BA cargo workers at Heathrow airport are set to strike again for nine days from Friday (January 22).
The company’s refusal to row back on its opportunistic plans to fire and rehire its loyal cargo staff on inferior pay and conditions, stripping workers of between £6,000-£8,000 a year, permanently has driven them to it.
Ahead of this second round of strikes, we spoke to a couple of members about why they’re striking and the impact the company’s ‘fire and rehire’ decision has had on them and their families. Here’s what they had to say.
Ash* who’s been with BA cargo (IAG) for 20 years said, “I’ve dedicated my life to the company because it has always looked after me and my family.
“But now I just feel really let down. I’m so disappointed at the company’s decision. They don’t have to do this, they’re just using Covid as an excuse. It’s left me extremely stressed and wondering how I’m going to pay my mortgage and bills.
This time, Ash* thinks they’ve gone too far.
“Over the years management has always wanted to make savings, and we and the union have always delivered, from roster changes to moving us onto inferior pensions,” he said. “Now they want to rip up our terms and conditions and give us less money.This is why I’m reluctantly going on strike.”
For Joe* the threats and lack of respect is why he’s striking.
“I was 18 years old when I started. Pulled out all the stops for this once great company,” he said. “Since the arrival of IAG the place has become more like a prison.
“I’m worse off now. IAG has made me poorer. I have been stressed out with this. I don’t feel valued at all or appreciated for all the hard work I’ve put in. It made me so mad when the management threatened that ‘I would lose staff travel forever’, if I didn’t sign the settlement agreement.”
Gary* wants people to know that this isn’t about wanting more money.
“Taking strike action is not something I’ve done lightly. I don’t want more money,” he said. “What I want is for my terms and conditions to be left alone. I’ve a worked for BA for 26 years and if I want to continue to work for BA I would be taking a 20% pay cut.”
BA cargo workers have worked throughout the pandemic, bringing in PPE and other vital supplies. They are key workers who have helped the company achieve record profits during the crisis, with IAG Cargo seeing large revenue gains after responding to the freight crisis.
Brian* who has worked for BA cargo for over 30 years felt proud when he first received the email from work telling him that under government guidelines he was an ‘essential part of the supply chain’ – a key worker. He felt he was doing his bit, but he is highly critical of the management’s slow response to protecting workers and how they’ve treated staff since.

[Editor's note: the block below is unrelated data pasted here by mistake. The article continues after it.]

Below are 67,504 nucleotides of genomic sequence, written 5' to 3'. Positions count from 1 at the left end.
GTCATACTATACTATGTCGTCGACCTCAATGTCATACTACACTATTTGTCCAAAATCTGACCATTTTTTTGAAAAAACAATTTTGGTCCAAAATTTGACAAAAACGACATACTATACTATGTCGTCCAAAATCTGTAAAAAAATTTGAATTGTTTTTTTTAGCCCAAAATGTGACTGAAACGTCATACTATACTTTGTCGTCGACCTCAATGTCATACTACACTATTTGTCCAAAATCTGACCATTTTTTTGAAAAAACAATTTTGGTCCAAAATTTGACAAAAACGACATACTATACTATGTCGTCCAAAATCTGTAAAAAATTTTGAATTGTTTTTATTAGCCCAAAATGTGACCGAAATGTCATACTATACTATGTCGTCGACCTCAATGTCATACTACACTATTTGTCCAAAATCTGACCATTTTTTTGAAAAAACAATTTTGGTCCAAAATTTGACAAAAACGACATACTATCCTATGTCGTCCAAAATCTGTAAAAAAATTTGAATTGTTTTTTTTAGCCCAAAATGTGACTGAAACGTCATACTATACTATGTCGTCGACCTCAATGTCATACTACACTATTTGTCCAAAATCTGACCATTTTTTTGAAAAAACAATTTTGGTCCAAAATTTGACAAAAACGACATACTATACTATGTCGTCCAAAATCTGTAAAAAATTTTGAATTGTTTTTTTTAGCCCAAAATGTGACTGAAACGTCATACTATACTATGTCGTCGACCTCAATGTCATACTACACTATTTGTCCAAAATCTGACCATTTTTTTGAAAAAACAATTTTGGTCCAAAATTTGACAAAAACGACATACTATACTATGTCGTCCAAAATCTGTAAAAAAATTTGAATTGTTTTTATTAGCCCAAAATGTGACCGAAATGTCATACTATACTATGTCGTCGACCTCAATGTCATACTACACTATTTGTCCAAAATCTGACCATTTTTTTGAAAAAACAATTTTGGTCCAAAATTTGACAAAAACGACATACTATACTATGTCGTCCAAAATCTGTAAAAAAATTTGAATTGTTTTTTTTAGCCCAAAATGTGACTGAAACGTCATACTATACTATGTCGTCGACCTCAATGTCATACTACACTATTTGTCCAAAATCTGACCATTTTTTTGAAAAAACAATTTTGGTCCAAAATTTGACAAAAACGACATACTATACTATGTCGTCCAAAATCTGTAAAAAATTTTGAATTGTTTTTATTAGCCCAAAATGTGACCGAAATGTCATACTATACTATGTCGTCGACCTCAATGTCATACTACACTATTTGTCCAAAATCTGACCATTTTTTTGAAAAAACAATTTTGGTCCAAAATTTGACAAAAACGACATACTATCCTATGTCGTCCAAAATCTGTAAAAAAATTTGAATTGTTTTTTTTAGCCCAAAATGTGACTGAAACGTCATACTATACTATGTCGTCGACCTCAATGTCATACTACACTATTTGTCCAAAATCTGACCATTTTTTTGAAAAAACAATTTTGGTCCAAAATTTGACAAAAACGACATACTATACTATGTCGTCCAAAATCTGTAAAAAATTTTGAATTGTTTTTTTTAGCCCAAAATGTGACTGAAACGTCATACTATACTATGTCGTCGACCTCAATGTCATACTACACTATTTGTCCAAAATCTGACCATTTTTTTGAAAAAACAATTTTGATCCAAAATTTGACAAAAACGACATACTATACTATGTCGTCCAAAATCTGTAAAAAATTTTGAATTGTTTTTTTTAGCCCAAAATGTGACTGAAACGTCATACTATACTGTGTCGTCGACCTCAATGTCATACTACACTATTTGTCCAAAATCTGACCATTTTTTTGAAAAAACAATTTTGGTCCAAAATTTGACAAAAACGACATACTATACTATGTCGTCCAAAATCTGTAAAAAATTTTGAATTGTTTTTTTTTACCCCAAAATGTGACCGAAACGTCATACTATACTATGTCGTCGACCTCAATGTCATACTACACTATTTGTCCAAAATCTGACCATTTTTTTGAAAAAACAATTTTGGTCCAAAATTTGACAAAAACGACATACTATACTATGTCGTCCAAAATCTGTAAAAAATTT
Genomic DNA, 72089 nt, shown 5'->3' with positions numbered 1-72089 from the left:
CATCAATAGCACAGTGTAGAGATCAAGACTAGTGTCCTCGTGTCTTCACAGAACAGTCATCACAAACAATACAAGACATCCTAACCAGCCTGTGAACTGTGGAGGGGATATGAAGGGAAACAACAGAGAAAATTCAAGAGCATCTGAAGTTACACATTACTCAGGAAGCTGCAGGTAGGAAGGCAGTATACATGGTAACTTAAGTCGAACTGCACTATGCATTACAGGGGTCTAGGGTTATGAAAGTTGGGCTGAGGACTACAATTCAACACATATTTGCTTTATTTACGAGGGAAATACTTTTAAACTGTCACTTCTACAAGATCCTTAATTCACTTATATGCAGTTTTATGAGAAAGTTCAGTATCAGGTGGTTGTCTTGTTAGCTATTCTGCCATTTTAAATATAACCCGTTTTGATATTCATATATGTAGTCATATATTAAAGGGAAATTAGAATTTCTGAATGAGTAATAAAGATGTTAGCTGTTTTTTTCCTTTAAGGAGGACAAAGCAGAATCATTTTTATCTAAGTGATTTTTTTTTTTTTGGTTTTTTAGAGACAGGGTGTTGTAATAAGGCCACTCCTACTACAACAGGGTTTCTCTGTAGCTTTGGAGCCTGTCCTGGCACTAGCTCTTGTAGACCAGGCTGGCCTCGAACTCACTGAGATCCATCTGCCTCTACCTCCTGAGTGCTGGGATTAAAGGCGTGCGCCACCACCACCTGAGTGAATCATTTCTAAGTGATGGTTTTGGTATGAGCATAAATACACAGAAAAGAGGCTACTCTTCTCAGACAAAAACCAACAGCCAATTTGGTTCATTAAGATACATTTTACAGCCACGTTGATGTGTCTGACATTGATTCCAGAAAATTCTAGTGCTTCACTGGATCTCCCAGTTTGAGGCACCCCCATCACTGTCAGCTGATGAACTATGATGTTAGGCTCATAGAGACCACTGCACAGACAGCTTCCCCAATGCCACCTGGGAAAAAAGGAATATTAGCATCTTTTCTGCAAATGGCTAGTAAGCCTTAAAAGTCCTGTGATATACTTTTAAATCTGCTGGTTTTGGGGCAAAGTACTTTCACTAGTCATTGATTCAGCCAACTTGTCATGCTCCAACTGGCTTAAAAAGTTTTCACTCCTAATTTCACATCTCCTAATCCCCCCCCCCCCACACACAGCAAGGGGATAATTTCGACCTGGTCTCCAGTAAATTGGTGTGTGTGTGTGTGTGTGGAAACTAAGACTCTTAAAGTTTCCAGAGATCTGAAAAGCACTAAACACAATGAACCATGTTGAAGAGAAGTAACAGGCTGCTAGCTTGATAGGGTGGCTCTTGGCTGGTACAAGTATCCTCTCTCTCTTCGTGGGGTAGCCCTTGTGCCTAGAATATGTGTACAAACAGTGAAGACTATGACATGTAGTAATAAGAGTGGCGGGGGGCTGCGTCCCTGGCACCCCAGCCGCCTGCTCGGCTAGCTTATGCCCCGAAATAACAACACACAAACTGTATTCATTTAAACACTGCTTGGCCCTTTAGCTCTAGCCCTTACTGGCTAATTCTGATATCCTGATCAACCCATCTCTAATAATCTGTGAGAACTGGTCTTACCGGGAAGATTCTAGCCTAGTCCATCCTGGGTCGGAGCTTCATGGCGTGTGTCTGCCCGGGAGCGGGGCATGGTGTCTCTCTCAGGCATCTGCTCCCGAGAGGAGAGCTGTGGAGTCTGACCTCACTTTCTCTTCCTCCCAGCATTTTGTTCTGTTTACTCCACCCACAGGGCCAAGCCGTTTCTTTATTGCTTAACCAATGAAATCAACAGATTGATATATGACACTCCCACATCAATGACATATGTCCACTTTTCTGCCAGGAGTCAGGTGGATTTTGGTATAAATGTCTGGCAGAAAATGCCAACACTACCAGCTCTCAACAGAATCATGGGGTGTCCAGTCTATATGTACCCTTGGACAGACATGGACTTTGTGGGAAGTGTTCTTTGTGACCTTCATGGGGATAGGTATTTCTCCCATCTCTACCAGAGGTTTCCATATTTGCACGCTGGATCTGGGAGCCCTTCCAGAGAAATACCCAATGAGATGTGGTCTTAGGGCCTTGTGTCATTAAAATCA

When staff were thanked for ‘making record profits’ for the company, this is what in effect Brian and his colleagues were told, Brian noted: “’Thanks for all you’re hard work everyone, we’re making record profits now. Oh and by the way we’re terminating you’re contracts and re-employing you on 20 per cent less money and new terms and conditions.’”
“Wow, after 32 years I wasn’t expecting that,” Brian added.
“I feel betrayed after all I’ve done putting myself my loved ones at risk. It’s a kick in the teeth. Eleven years of pay rises taken away from me, my terms and conditions ripped from under me. Lied to time after time. They can’t get away with treating us like this – it’s immoral.”
The first round of strikes started on Christmas day. It was the first time many had taken strike action. It was a stressful time and the decision to walk out was not taken lightly, especially in the middle of a global pandemic. This is what a few of our members had to say:
“The 25th of December 2020, 12.01am was the saddest and at the same time proudest day in my 25 years of working for BA.
“Sad because I never thought the day would come when I would have to walk out, because the company that I was once truly proud to say I worked for, would use the back drop of this terrible pandemic to attack its staff, rip up our terms and conditions and impose massive pay cuts.
“We have kept the company going throughout the pandemic, when passengers haven’t been flying.” Stephen* added.
On the solidarity shown among his colleagues, he said, “Proud isn’t a big enough word to describe how I feel. We have such a multicultural work force, with legacy staff and ‘Futures staff’. All on different pay scales and rosters, male, female, young and old. People who have worked for one year and people who have worked for 40 years. The unity shown by everyone is truly amazing, but we cannot stop now — we must stay strong and together.”
Brian* added, “The only decent thing to come from all of this is that the management has made us stronger. We all feel the same. 800 of us used and dumped. Dumped by a faceless employer with no morals just greed.
“We are now an 800-strong army, who refuse to be kicked again, which is why we’re continuing with our fight for justice with more strike action.”
Please show your support for our BA cargo workers. If you’re on social media share your messages of solidarity using #BACargoStrike. Even better, why not record a video message of solidarity? Make sure to include Unite in your posts so that we can retweet @unitetheunion on Twitter and @unitetheunion1 on Facebook.
By Chantal Chegrinec
*Name changed to protect identity.